Disaster can strike at any moment, oftentimes without any warning. Being prepared for the worst is absolutely vital. But what if your spouse or somebody else close to you does not agree?
You want them to be safe and ready for disaster, but some people can still be resistant. They may have a million reasons why they do not want to prep. You still want to make them see your perspective.
You want to convince them that they need to start prepping for disaster without sounding like a crazy person. Here are ten tips to help you convince your spouse to start prepping with you.
1. Understand Where They are Coming From
With the way that survivalists are often portrayed, it is no wonder that your spouse thinks you are acting irrationally. On television, survivalists are often stereotyped as crazy and paranoid nut jobs. You know this is not true, but your spouse may believe it to a certain degree.
They probably are not as informed as you are on the subject of survival. Put yourself in their shoes and try to see things from their perspective. If you felt the way they did, how would you try to convince yourself?
Download Our Free Paracord Hacks Guide
Get access to 15 survival paracord projects + receive a FREE FireKable Paracord Bracelet!
2. Communicate Honestly
As is with any communication, honesty is the key. Let your husband or wife know how important this is, not just for you but for the whole family. Share your reasons why you believe survival prepping is vital.
Explain the realities of not being prepared in times of crisis. Eventually, they will see your perspective.
3. Focus on Safety
When convincing your spouse, focus on safety. Stay away from the conspiracy theory motivation, especially if they are not a believer. Survival prepping does not need a conspiracy theory in order to be valid. Talk about keeping your family safe in times of crisis.
Start out with natural disasters like tornados, hurricanes, and fires as the motivation for getting prepared. Every person, including your spouse, knows that a natural disaster can happen anywhere. This is a safe bet when trying to convince someone to prepare.
4. Tone it Down
You may be coming on a little too strong. Enthusiasm is always good. You have read up on the subject and you are excited to get started.
However, what you feel as excitement to begin a new chapter in your life may be perceived as an alarmist overreaction. When discussing, try to stay away from the end of the world theories and focus more on the practicality of being prepared.
5. Watch the News Together
You can illustrate the need for survival prepping by using events you see on the news. If you watch the news every day, you will surely see a story validates the need to prep.
This offers an opportunity to segway into talking out prepping in a casual way. Discuss the news story and then bring up how important it is to be ready for crises.
6. Worthwhile Investment
Your spouse may not be onboard with survival prepping because of finances. Buying supplies and maintaining them can be costly. Tell your spouse that it is an investment in your future. Start with small purchases. As your spouse comes around, move on to the bigger things.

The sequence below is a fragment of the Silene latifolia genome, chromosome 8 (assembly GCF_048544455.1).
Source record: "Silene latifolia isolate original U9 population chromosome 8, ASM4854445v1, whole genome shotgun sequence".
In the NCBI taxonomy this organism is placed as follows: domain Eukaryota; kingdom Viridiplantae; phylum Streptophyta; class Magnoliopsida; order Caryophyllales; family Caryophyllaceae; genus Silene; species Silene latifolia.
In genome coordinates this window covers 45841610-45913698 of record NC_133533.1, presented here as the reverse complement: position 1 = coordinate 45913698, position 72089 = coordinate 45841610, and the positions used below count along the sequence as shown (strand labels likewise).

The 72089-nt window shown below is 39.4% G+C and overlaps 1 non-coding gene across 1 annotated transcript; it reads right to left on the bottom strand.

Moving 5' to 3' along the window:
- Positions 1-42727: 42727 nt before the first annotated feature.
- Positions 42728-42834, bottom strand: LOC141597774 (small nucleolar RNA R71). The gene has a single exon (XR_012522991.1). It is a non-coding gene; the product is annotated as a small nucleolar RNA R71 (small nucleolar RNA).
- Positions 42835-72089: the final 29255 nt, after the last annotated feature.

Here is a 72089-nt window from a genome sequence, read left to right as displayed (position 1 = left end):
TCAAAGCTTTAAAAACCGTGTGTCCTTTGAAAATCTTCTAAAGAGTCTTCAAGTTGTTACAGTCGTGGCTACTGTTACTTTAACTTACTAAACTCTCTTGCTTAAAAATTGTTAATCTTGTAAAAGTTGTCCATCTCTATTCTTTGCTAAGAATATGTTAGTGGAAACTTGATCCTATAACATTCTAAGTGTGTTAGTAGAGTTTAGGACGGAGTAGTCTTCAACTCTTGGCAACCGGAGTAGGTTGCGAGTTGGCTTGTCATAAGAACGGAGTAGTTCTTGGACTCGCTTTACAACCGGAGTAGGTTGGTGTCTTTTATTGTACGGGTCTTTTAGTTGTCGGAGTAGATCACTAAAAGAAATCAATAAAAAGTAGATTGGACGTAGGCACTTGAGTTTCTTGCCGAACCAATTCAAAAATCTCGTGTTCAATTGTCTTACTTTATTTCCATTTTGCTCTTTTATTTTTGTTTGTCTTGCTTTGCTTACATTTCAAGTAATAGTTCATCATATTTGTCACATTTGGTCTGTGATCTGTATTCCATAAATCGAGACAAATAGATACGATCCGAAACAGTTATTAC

Kindly point out that buying food in bulk is actually a great way to save money. For example, if canned vegetables go on sale at the grocery store, it makes more sense to buy extra when they are cheaper than to buy just what you need on sale and pay the regular price for the same thing next week.
This way you can stock up your kitchen and your bunker.
7. Don’t Lecture, Educate
Nobody wants to sit and be lectured at or feel like they are being forced into doing something. If this really is important to you, then you need to show your spouse why. Show your significant other the things that made you want to start prepping.
Books, articles, blog posts, videos, share it all. Let them figure out on their own how important survival prepping is. Don’t tell them, show them.
8. Turn Prepping into a Hobby
Gain an interest in gardening or hiking. This is a way of survival prepping without calling it survival prepping. Buy your supplies for your new hobby. Maybe even convince your spouse to join in.
Calling it a hobby can help camouflage prepping and may make your spouse feel better about it.
Make it fun for the whole family. Go camping for a weekend so they can experience what it is like to rough it. This will also give the whole family the chance to prepare for survival and learn some valuable lessons about always being ready for everything.
9. Be Willing to Compromise
With every disagreement, usually the only way to move forward is to compromise. Every relationship is about give and take; nobody gets exactly what they want all the time.
If your spouse agrees to help you prep, agree to do something that they want to do. That way everybody will be happy.
10. Be Patient
Patience is always important when trying to prove something to another person. It takes more time for some people to accept things than others. People process things at their own rates.
Be persistent, but not overbearing. If prepping is important to you, convincing your spouse is worth the time. Though it may take a while, your spouse will come around.
Can You Convince Your Spouse to Prep?
In order to be a successful survival prepper, you need your whole family to be involved. It is a lot easier this way, as your first and only concern is your family’s safety. If your spouse is not interested in survival prepping, be understanding, communicate openly and honestly, and show them concrete evidence.
It may take a lot of time, effort, and energy, but it will be worth it. Take the tips on this list into consideration and sooner or later your spouse will be on your side.